A mere beat of a moment after the rush hour madness has subsided and the lavish-Post Chinese New Year- lanterns have come out to play, a flash of peculiarity ignites the boulevard. Something shifts as the usual hustle and bustle builds to a crescendo, perfectly in rhythm with the dancing ladies of the square. Of what it is, she isn’t quite sure. She mentally notes down the transformation of the strawberry sisters with that of a weather-beaten lady selling freshly roasted chestnuts from the back of her rusty bicycle. She breathes a sigh of relief as she spots the flower man in his usual spot, smack bang on the little island in the middle of the road. He doesn’t have any sunflowers today and she doesn’t have any money so she darts her eyes in the opposite direction and scurries past, afraid of making him think he’s lost her to another flower man with possibly pinker bunches. She doesn’t like to let people down, it’s one of her niceties and yet, also one of her biggest downfalls in the society that she finds her feet currently sunk into.
She has soup on her mind. Her Father’s lentil soup which originally belonged to the two Bettys, her late, doting grandmothers. Tonight she will attempt to recreate this taste of her childhood and as she runs through the recipe in her head she almost misses it. She glances at the small crowd gathered by the road and a sliver of hope that it’s the strawberry sisters enters her mind. It’s not, it’s most certainly, bewilderingly not. It’s a camel. The biggest camel she’s ever seen and there it is, just lying by the road, invisible tears mangled in it’s fur, it’s head bowed low tickling the once empty patch of road. She immediately looks away and continues on her way, but to no avail. Her feet won’t carry her a step away, her hand won’t reach into the bag to grab the phone that her head is telling her to grab, to document this exact moment. Her heart beats faster and her eyes begin to water. She wishes she could scoop out her never-ending flow of tears and drop them into the camel’s eyes for fear of his completely drying-up. This isn’t the desert. This isn’t a zoo. This isn’t some mountain pass on a Mongolian moor. This is China in all it’s chaotic glory and calamity. This is the side of a motorway in Shenzhen on a Thursday night at 8pm and she doesn’t understand anything that is going on.
In China, life can be strange, strange in the sense of nonsensical. This moment just topped every previous bizarreness and then took it to the next level, that of cruelty and sadness. The chattering crowd surrounding the camel shifted from toe to heel and back again. No camera shutters were heard clicking, no laughs echoed in the darkness tinted with a red glow, and no action was taken. People stared and murmured mutterings to their partners, then picked up their shopping bags and headed into Walmart to buy their eggs.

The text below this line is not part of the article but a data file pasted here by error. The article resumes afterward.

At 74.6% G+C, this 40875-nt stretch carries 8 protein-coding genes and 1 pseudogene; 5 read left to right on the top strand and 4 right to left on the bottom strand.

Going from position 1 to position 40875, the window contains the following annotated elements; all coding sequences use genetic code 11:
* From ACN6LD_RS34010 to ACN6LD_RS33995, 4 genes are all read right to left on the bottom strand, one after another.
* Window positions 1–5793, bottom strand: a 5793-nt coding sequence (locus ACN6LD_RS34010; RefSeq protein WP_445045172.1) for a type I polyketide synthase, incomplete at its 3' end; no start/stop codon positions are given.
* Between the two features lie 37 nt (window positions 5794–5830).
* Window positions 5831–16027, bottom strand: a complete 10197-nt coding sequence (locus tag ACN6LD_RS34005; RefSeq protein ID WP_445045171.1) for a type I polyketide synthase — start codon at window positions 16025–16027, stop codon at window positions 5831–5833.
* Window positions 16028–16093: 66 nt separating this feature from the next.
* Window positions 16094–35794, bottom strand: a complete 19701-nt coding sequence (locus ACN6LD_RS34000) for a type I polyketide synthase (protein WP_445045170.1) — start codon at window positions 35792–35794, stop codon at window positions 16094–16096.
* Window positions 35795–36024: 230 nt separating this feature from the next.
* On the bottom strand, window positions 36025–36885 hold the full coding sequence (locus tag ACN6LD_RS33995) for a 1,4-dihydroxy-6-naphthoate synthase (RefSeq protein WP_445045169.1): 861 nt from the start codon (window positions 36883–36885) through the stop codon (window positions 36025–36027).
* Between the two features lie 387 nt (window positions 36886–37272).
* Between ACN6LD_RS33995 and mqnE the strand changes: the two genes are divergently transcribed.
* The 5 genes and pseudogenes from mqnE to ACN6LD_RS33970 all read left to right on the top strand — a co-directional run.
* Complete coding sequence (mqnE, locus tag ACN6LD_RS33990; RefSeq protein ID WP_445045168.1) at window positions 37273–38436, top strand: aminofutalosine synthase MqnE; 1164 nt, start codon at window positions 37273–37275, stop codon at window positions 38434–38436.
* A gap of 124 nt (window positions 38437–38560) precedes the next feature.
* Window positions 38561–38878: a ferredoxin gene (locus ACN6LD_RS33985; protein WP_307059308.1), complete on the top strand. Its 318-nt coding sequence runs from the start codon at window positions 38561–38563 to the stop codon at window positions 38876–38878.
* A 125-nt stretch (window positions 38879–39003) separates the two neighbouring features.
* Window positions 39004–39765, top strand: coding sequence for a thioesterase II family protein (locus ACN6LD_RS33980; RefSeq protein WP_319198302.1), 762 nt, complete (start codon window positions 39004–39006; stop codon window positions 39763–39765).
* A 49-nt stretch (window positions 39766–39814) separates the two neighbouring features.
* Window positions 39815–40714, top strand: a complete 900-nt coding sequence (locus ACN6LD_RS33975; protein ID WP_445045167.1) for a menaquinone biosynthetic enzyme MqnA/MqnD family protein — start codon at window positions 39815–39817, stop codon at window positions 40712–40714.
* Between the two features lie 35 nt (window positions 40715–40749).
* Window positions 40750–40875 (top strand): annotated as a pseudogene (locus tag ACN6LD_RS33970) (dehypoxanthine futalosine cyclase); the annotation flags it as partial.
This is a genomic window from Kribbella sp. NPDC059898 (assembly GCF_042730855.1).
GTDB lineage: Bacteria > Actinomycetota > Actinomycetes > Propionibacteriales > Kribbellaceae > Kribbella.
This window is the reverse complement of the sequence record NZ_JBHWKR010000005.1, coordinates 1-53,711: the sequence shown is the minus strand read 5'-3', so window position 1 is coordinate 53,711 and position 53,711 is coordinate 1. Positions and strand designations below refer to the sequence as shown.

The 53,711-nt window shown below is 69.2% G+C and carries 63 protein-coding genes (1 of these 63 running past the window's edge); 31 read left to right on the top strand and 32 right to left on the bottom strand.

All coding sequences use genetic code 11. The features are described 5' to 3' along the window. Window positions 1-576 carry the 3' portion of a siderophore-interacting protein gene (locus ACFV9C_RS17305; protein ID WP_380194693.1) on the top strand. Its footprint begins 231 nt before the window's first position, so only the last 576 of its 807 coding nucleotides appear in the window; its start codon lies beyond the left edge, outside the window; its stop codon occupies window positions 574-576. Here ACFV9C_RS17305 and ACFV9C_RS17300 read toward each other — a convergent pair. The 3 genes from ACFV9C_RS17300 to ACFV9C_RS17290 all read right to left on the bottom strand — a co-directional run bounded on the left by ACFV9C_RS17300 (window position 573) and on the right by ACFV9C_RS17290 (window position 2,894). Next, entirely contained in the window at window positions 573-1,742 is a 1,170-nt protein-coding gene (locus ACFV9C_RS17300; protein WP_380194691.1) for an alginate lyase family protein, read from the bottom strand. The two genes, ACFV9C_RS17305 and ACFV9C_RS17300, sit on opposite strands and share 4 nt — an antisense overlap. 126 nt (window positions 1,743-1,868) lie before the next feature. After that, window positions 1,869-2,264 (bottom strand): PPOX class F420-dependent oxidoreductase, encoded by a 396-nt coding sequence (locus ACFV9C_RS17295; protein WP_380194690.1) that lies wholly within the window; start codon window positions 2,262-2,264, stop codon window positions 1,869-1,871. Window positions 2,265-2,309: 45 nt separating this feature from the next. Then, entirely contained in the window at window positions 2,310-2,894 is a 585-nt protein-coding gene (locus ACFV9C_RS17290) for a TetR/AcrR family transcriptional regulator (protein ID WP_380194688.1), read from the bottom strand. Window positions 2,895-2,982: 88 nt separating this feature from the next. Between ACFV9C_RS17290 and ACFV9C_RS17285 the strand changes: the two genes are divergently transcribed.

A parting quickly arose and she peered in. Huddled next to the front foot of the camel was a bearded man. He was extremely dark-skinned and his hair was as black as midnight oil, slicked to the side with grease and sweat, or both. He had no hands, and he clasped a calligraphy brush between his mud-encrusted toes. His delicate written words were fleeting, failed attempts at a cry for help. His tears had caused a tsunami of ink to leak onto the road, mixing with the dirt, tar and dry camel droppings. His body shook back and forth and a frayed, flimsy length of rope connected camel to companion.
As she stared into their eyes she could tell that neither of them were there of their own accord. This was a situation that involved a deeper, darker third party. Perhaps these menaces glanced on from the slippery bridge overheard or from the cosy, steamed-up windows serving piping-hot dumplings, twinkles of delight and hunger in their eyes for every penny dropped onto the paper of calligraphy, the calligraphy running into the drains and disappearing, almost as fast as the dreams of dignity the bearded victim and his desert friend once had.
She keeps walking. She wants to stop, scoop the bearded man up and place him on the camel and point them in a north-westerly direction towards home. But that just isn’t possible. Instead she averts her eyes, glancing back only twice to make sure she saw what she thought she saw. She hurries home, shaking and practicing the conversation about cruelty against humans and animals that she plans on having with the next Chinese person she sees, who she hopes might be able to help. The security guards are eating, the front desk ladies have gone home for the evening and she notices warm lights peeking out from closed curtains. She doesn’t know what to do. She doesn’t even know the word for ‘camel’ in Chinese.
The next morning she’s awoken by a shade of blue. As she runs for her bus to join the daily penguin parade, she notes the camel droppings dotted around the square. There’s no distinct trail, it’s as if they just disappeared into thin air, carted away to some other square of dancing ladies in some other far-flung city filled with cracks in the roads that contain little compassion, if any at all.
The 113 pulls up and she jumps on.
Image sourced from here.